These drivers include enhanced security in Kenya, a steady macroeconomic environment, and most importantly, improved infrastructural developments.

In keeping with UNWTO’s priority of promoting sustainable tourism, it is no doubt that proper tourism infrastructure is a key metric in measuring the environmental, social and economic impact at destinations.

It can either be a stimulant of tourism destinations’ growth if prudently developed and maintained or a deterrent if neglected. Appropriate infrastructure including high-quality accommodation, unbeatable tour packages and attractions; and primarily, transport infrastructure such as roads, rails, air and seaports, all serve to facilitate seamless travel for tourists both the Kenyan domestic and international traveler.

Over the years, Kenya has made great milestones in developing sustainable infrastructure including the Standard Gauge Railway, whose ongoing network expansion beams a light on tourism destinations.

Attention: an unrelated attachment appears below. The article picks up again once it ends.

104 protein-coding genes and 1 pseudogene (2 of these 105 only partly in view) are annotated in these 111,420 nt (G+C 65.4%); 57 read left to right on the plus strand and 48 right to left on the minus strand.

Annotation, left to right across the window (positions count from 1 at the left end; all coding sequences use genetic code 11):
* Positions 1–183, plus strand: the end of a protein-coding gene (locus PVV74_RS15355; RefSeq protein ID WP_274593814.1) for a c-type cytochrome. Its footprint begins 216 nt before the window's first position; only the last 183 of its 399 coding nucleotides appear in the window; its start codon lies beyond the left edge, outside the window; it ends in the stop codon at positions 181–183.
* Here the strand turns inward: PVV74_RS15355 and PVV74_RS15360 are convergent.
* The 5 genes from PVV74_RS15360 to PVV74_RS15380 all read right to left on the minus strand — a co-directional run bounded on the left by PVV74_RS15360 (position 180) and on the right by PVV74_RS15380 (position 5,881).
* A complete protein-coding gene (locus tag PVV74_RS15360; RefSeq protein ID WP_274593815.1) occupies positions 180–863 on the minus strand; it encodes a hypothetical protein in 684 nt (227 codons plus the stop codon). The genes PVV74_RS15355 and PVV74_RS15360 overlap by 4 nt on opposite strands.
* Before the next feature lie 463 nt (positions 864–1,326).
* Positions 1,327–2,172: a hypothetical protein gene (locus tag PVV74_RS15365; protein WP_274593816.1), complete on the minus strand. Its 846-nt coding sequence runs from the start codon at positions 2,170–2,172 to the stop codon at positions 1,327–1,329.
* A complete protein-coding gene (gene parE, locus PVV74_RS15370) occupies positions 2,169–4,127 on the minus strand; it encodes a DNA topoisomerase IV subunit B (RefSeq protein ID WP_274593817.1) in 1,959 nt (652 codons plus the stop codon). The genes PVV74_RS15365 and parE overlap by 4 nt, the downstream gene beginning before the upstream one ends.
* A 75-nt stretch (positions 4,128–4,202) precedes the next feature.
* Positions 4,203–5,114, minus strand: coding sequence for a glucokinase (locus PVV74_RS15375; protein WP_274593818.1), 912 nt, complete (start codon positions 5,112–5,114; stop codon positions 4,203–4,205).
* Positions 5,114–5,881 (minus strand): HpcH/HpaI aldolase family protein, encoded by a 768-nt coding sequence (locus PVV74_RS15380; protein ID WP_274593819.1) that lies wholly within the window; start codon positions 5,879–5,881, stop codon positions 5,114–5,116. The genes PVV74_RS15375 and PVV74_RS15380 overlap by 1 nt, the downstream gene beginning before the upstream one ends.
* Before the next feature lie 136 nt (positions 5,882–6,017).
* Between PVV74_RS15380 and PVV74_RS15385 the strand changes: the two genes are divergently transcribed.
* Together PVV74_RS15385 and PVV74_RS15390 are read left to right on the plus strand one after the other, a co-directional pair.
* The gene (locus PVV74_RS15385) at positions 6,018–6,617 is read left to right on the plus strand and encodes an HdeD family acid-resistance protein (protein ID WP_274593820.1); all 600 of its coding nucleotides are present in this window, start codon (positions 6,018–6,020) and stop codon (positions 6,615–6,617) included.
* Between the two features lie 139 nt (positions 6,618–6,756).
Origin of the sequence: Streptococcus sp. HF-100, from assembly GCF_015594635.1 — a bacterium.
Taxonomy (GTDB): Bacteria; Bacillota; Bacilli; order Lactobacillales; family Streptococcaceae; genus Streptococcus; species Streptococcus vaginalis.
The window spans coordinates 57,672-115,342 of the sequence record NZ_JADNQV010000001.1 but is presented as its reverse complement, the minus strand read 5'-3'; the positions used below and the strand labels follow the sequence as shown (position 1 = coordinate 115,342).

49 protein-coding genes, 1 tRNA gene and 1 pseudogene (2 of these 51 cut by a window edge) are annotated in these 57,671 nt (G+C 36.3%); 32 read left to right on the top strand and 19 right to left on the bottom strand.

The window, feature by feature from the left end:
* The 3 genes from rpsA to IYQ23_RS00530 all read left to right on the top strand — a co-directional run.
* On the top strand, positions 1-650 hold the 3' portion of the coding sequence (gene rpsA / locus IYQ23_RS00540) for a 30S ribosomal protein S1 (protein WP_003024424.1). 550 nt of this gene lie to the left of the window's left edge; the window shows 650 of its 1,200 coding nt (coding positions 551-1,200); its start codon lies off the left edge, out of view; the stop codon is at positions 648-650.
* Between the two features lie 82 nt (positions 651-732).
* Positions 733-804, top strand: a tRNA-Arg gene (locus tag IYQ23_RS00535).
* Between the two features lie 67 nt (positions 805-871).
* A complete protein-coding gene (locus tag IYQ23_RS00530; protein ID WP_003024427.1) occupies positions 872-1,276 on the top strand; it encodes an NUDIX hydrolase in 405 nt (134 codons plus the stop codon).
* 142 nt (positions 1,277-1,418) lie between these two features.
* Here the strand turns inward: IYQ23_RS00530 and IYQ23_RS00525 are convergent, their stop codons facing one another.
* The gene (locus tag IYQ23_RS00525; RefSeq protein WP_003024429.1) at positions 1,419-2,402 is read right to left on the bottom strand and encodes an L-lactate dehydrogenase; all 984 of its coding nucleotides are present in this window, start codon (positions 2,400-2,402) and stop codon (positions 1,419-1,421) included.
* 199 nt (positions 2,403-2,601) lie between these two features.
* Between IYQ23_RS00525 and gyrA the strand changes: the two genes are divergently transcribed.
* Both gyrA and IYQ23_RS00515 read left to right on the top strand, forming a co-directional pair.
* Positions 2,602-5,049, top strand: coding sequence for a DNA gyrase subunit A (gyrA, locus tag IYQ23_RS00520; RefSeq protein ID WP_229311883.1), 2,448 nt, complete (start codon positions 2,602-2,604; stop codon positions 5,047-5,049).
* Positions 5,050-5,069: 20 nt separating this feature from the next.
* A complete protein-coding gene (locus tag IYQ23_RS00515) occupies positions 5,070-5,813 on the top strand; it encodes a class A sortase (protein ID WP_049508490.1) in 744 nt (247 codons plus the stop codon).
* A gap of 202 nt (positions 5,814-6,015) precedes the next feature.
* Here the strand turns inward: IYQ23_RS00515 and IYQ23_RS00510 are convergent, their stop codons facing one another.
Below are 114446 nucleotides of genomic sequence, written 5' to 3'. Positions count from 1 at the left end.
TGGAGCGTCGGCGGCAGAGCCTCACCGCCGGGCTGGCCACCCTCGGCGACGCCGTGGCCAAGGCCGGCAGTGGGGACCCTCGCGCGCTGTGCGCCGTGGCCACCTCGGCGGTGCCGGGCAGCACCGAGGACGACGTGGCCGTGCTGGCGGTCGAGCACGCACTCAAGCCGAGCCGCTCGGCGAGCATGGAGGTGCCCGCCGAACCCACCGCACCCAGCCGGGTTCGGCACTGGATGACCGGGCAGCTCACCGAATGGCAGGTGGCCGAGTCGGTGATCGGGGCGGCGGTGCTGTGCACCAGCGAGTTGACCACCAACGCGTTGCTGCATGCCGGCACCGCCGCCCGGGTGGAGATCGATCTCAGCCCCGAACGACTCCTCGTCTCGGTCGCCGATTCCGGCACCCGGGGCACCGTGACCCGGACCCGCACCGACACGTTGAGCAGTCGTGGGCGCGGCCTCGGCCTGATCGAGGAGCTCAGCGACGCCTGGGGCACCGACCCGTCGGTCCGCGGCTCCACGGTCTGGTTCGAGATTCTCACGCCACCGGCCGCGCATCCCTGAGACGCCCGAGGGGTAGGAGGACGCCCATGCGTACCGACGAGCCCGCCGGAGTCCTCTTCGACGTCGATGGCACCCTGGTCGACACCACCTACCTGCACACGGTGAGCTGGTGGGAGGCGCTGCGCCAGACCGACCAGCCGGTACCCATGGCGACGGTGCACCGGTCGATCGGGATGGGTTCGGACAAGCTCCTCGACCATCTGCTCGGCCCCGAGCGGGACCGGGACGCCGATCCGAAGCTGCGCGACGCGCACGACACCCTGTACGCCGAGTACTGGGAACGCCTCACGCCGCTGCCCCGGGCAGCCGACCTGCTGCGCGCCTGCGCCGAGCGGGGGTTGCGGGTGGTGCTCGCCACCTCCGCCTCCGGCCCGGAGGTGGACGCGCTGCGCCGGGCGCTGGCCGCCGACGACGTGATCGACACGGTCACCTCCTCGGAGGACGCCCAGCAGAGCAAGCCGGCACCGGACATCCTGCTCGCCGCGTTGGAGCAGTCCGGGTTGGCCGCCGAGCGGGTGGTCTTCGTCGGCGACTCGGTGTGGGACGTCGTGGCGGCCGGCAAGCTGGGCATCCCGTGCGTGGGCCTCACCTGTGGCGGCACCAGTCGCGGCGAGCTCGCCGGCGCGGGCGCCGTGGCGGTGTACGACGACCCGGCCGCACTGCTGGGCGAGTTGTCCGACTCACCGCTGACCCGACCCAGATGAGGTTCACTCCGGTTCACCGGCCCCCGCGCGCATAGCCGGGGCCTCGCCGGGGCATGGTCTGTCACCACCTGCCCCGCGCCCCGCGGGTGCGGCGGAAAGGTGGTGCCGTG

This will be made possible by the easy and fast accessibility and connection of one destination to another. Synergies between the government especially local governments and the private stakeholders in refining the country’s road networks, will go a long way in growing not only the popular but also the less explored destinations.

Travel and Tourism in Kenya grew faster than the regional average and significantly above other economies in Sub-Saharan Africa, according to the latest estimates by the World Travel & Tourism Council (WTTC).

In the year 2018, Travel and Tourism grew by 5.6 percent to contribute Kshs.790 billion (US$ 7.9 billion) and 1.1 million jobs to the Kenyan economy. This rate of growth is faster than the global average of 3.9 per cent and the Sub-Saharan Africa average of 3.3 per cent.

According to the Tourism sector performance Report 2018, the country earned Ksh.157 billion (US$ 1.57 billion) in 2018 up from Ksh119 billion (US$ 1.19 billion) in 2017, reflecting a 31.26 percent growth. Bed occupancy increased from 3.64 million in 2017 to 3.97 million in 2018, depicting a 9.03 per cent increase.